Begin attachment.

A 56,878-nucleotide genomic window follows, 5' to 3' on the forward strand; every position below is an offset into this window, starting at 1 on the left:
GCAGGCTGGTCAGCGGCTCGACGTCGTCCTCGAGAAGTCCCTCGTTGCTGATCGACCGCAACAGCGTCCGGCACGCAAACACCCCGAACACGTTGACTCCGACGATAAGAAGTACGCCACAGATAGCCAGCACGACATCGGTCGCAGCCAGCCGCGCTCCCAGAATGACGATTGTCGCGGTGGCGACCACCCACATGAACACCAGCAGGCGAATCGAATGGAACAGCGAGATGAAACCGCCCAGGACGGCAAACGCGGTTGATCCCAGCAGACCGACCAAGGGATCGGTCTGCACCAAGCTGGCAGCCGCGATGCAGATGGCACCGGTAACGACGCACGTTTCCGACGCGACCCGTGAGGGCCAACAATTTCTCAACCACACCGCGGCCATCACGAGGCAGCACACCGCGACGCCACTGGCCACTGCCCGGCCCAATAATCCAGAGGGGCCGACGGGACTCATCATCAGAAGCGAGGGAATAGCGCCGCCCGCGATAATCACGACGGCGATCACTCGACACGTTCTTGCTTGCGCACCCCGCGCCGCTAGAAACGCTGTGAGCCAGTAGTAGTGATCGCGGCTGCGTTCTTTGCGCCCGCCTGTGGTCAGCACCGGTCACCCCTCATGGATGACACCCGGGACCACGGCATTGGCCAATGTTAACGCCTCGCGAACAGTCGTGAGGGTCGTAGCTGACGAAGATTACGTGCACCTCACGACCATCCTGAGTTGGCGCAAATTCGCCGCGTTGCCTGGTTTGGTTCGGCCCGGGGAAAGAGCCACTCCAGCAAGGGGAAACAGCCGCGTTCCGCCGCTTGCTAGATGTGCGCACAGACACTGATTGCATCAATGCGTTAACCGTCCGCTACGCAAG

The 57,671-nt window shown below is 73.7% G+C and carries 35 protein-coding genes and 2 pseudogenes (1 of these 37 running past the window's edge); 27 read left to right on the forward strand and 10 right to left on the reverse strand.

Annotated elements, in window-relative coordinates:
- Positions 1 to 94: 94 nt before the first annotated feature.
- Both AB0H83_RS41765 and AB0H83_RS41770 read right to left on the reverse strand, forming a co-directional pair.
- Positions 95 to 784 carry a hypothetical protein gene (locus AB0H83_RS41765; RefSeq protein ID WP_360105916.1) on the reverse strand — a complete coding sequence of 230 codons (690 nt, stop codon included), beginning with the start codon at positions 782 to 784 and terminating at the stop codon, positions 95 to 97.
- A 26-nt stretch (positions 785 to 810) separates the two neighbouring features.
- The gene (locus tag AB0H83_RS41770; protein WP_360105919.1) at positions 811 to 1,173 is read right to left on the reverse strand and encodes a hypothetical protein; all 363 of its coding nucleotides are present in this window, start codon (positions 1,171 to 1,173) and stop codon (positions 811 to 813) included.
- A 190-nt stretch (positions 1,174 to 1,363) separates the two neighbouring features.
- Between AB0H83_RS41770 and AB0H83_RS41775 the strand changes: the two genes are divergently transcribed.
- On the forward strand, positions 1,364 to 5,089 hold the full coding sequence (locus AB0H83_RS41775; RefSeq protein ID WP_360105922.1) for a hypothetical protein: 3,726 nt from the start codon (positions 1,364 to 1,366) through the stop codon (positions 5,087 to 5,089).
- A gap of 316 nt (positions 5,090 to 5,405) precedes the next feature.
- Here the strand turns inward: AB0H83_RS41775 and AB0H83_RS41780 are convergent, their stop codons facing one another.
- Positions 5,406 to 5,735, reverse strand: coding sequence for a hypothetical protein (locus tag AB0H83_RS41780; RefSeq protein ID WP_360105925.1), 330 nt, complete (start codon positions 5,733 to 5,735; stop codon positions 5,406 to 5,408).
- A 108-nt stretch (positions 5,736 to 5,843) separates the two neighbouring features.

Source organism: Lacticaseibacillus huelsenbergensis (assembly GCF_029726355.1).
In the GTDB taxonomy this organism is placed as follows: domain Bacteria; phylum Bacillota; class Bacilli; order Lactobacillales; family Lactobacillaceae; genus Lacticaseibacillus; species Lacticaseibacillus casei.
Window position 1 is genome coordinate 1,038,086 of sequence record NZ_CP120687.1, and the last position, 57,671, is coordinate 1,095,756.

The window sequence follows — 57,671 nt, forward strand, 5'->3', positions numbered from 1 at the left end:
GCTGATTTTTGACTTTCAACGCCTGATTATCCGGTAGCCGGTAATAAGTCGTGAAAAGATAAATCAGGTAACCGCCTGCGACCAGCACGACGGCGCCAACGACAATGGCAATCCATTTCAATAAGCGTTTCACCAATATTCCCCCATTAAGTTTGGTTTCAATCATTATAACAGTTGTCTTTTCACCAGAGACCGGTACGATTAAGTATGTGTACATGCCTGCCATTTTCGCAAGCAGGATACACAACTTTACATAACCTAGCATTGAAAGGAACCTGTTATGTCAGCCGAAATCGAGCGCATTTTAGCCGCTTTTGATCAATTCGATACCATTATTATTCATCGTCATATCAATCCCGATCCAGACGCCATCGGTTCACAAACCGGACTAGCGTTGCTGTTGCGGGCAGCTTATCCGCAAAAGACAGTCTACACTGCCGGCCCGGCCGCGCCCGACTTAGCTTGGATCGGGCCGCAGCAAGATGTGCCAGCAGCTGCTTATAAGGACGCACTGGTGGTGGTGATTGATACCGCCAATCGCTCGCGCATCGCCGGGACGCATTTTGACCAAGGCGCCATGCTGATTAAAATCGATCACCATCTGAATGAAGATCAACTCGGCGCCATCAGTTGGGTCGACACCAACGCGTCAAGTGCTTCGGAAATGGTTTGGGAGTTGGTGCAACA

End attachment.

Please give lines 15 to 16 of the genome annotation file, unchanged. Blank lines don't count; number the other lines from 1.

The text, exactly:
- Positions 5,406 to 5,735, reverse strand: coding sequence for a hypothetical protein (locus tag AB0H83_RS41780; RefSeq protein ID WP_360105925.1), 330 nt, complete (start codon positions 5,733 to 5,735; stop codon positions 5,406 to 5,408).
- A 108-nt stretch (positions 5,736 to 5,843) separates the two neighbouring features.